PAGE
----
President Donald Trump and President Recep Tayyip Erdoğan of Turkey at the United Nations General Assembly (Official White House Photo by Shealah Craighead)
President Donald Trump and President Recep Tayyip Erdoğan of Turkey at the United Nations General Assembly (Official White House Photo by Shealah Craighead)

For years, the Turks have been watching the Americans train, arm, and support those whom they deem to be terrorists right across their border. The Turkish government has rightly pointed out to the United States that when it decided to partner with the Syrian Democratic Forces (SDF), it was emboldening a terrorist group intimately connected to the Kurdistan Workers' Party (known as the PKK).

Out of tactical and logistical necessity, the Americans have relied on the SDF to take on the fight against the Islamic State inside Syria. With strong internal cohesion, great fighting skills, and forcefully backed by the aerial support of the Americans and the international community, the Islamic State was slowly but surely defeated thanks in large part to the SDF. With no other partner who would reliably commit troops on the ground to take on the Islamic State, the SDF were the Americans,' and implicitly our, best bet.

Make no mistake, however, the SDF is a slick rebranding of the PKK. The idea that the SDF is a joint Kurdish and Arab fighting force is a fig leaf that masks the reality that the militia is really a PKK group with token Arab fighters placed symbolically in the mix. The organizations are ideologically connected to each other and, when the image of Abdullah Ocalan, the PKK's founder and de facto leader, was hoisted all over Islamic State territory liberated by the SDF, it left no question that the SDF's chain of command can be traced right back to the PKK in southern Turkey. Many in Washington or other Western capitals may remain unfazed by this; after all, the PKK is in no way a direct threat to us. But in Turkey the PKK is widely viewed as the arch-nemesis of the Turkish state.

The international community ignored this development for years, watching as the SDF annexed progressively more territory. Not only has the SDF expanded its control into Kurdish areas, but into predominantly Arab, Turkmen, and Assyrian towns as well. The Turks repeatedly threatened to react, but it was all bluster until U.S. military officials added the straw that broke the proverbial camel's back.

The Pentagon announced, in an almost nonchalant manner, that the United States would train and arm up to 30,000 SDF troops, audaciously referring to them as a "Border Security Force." Turkey's ears perked up, for it was their border along which most of the SDF's territory was located. The United States may have wanted to create a pro-Western army in Syria that would thwart Iranian expansion, prevent Iranian arms shipments over land to Hezbollah, and preclude the resurrection of the Islamic State, but neglecting Turkish sensitivities is is a mistake that will push Turkey further into Russia's ambit.

The incursions launched into the Syrian region of Afrin to root out the SDF's cousin militia, the Democratic Union Party (PYD), is not Ankara's ultimate objective, but it will be a Turkish quagmire. The Turks' primary goal is to remove the SDF from the Syrian town of Manbij and the surrounding territory west of the Euphrates River. Afrin is a starting point to that end, but unlike Manbij, the Afrin region's population is predominantly Kurdish.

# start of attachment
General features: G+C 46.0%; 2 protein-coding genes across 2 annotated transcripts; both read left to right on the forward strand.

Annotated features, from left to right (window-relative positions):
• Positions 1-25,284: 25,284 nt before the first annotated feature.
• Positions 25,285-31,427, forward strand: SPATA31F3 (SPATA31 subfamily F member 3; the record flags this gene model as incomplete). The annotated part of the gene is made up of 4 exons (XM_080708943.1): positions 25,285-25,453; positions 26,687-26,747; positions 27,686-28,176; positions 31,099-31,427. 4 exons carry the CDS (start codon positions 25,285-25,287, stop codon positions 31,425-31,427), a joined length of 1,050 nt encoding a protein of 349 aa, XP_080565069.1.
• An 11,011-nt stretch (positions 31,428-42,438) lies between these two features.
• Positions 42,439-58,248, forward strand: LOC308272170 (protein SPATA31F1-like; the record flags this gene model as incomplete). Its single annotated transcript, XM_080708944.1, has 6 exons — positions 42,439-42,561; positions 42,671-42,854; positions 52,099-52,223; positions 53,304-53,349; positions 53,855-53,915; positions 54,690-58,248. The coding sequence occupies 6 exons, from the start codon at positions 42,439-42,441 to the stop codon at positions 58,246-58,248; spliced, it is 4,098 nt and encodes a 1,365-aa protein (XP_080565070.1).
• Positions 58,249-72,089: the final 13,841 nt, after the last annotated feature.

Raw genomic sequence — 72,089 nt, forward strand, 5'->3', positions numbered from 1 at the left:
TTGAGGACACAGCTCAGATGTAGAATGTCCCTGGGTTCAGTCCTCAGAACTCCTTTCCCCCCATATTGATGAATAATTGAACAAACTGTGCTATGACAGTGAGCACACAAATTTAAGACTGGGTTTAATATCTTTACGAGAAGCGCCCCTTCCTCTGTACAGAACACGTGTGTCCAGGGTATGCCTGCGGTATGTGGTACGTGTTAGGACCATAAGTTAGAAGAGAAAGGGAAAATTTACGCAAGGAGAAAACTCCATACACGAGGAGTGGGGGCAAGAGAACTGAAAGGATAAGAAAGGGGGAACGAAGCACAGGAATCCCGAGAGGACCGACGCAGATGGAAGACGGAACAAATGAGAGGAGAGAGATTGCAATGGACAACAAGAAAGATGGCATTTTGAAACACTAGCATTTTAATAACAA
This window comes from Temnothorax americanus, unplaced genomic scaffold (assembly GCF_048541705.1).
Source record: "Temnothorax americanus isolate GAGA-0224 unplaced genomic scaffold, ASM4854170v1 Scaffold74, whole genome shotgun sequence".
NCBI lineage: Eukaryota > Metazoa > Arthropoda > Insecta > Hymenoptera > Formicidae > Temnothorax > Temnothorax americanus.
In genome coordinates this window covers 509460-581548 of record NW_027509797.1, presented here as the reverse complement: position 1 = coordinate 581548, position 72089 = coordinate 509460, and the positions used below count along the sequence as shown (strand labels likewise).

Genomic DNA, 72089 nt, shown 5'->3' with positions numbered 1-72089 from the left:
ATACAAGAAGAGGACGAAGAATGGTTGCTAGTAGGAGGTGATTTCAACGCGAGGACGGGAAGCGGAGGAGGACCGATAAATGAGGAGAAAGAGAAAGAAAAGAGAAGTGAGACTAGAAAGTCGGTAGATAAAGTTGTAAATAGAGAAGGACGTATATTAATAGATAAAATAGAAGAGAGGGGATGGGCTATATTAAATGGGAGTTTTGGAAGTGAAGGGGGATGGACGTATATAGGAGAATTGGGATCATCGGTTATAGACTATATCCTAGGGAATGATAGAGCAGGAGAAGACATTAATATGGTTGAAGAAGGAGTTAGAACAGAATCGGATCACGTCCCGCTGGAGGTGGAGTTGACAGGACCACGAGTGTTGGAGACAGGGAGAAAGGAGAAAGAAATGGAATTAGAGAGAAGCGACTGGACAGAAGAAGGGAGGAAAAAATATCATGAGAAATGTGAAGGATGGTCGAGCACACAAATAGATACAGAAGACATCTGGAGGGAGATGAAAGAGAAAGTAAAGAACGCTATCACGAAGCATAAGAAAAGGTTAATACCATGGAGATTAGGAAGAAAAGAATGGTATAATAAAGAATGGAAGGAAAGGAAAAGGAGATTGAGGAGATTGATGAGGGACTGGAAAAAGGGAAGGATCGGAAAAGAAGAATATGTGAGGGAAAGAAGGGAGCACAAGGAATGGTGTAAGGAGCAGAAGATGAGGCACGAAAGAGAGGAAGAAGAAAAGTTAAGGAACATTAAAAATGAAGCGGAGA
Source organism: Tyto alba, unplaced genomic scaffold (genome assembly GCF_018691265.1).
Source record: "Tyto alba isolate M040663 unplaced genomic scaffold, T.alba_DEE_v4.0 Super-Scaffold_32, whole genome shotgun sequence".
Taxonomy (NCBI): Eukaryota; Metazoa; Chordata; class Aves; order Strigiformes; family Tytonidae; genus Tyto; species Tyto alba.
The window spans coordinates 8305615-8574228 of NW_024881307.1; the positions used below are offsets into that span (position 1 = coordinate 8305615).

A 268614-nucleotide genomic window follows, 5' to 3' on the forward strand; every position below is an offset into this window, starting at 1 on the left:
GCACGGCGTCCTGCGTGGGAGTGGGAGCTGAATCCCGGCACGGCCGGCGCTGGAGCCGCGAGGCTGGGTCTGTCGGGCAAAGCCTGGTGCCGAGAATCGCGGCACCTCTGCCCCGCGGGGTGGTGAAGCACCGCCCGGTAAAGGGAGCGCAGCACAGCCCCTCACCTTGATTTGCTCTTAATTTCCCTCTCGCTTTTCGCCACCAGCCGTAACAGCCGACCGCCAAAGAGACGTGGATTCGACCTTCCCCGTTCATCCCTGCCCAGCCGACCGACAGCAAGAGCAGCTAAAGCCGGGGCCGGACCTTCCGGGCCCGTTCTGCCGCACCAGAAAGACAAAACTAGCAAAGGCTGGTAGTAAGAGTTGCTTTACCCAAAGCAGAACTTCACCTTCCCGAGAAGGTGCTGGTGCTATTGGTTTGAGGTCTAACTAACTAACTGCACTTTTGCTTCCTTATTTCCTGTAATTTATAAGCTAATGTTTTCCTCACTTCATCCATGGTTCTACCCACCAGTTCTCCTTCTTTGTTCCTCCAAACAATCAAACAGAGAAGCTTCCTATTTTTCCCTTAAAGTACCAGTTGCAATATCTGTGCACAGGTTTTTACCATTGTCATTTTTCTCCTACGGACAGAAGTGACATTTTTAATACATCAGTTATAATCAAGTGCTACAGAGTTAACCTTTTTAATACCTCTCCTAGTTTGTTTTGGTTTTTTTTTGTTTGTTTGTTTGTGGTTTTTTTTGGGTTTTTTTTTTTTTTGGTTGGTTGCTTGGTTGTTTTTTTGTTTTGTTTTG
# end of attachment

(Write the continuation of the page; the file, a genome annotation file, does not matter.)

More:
While the Turks have always gone to great pains to distinguish between the Kurdish people and the PKK, the Kurds have witnessed the destruction and civilian casualties inflicted on Kurdish inhabited lands in southwest Turkey, where the Turkish army has battled the PKK for decades. The residents of Afrin will not welcome Turkish forces. The Turkish army will undoubtedly face fierce resistance from residents of this mountainous region who are far more likely to prefer being governed by the PYD than either the Turkish or Syrian government. This will not be a brief military campaign, despite Turkish President Recep Tayyip Erdogan's statement saying otherwise.

If and when the Turks take on the SDF militia in Manbij and surrounding areas, they will be within sight of U.S. troops stationed there to help train and guide the SDF. While no American troops were present in the Afrin region, hundreds, if not more, are stationed in the lands surrounding Manbij. Two NATO allies may come face-to-face with each other if diplomatic resources are not correctly deployed.

US President Donald Trump's phone conversation with President Erdogan earlier this week failed to reassure the Turks, and disagreement over the call's contents has put added strain on bilateral relations. With a gutted US State Department and few other options on the ground, the next move by the United States will be telling. Make no mistake, the Turks have been consistent in warning of SDF's roots, but we chose to ignore them.

This article originally appeared in The Globe and Mail.

The opinions expressed in this article/multimedia are those of the author(s) and do not necessarily reflect the views of CIGI or its Board of Directors.
  • Bessma Momani

    Bessma Momani is a senior fellow, joining CIGI in 2004. She has a Ph.D. in political science with a focus on international political economy, and is professor at the Balsillie School of International Affairs and the University of Waterloo. She is a 2015 fellow of the Pierre Elliott Trudeau Foundation, nonresident senior fellow at the Brookings Doha Center and a Fulbright Scholar.